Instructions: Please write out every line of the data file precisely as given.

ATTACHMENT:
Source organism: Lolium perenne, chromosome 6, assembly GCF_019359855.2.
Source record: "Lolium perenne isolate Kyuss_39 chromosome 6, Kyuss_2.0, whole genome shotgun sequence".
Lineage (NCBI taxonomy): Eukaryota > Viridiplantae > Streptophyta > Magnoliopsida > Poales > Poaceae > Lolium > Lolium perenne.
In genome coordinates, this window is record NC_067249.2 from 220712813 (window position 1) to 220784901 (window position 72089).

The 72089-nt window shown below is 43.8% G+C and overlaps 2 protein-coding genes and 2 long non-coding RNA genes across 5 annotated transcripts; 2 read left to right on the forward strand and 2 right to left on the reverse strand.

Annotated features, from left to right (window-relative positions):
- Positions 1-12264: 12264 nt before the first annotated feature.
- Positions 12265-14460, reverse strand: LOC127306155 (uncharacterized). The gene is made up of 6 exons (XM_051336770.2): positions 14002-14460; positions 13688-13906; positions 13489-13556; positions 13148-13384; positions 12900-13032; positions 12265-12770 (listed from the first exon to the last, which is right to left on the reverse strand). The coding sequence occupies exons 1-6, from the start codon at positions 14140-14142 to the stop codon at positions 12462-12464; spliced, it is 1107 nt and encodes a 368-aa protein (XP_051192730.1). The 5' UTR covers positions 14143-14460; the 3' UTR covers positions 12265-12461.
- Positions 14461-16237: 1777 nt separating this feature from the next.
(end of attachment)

Source organism: Lolium perenne, chromosome 6, assembly GCF_019359855.2.
Source record: "Lolium perenne isolate Kyuss_39 chromosome 6, Kyuss_2.0, whole genome shotgun sequence".
Lineage (NCBI taxonomy): Eukaryota > Viridiplantae > Streptophyta > Magnoliopsida > Poales > Poaceae > Lolium > Lolium perenne.
In genome coordinates, this window is record NC_067249.2 from 220712813 (window position 1) to 220784901 (window position 72089).

The 72089-nt window shown below is 43.8% G+C and overlaps 2 protein-coding genes and 2 long non-coding RNA genes across 5 annotated transcripts; 2 read left to right on the forward strand and 2 right to left on the reverse strand.

Annotated features, from left to right (window-relative positions):
- Positions 1-12264: 12264 nt before the first annotated feature.
- Positions 12265-14460, reverse strand: LOC127306155 (uncharacterized). The gene is made up of 6 exons (XM_051336770.2): positions 14002-14460; positions 13688-13906; positions 13489-13556; positions 13148-13384; positions 12900-13032; positions 12265-12770 (listed from the first exon to the last, which is right to left on the reverse strand). The coding sequence occupies exons 1-6, from the start codon at positions 14140-14142 to the stop codon at positions 12462-12464; spliced, it is 1107 nt and encodes a 368-aa protein (XP_051192730.1). The 5' UTR covers positions 14143-14460; the 3' UTR covers positions 12265-12461.
- Positions 14461-16237: 1777 nt separating this feature from the next.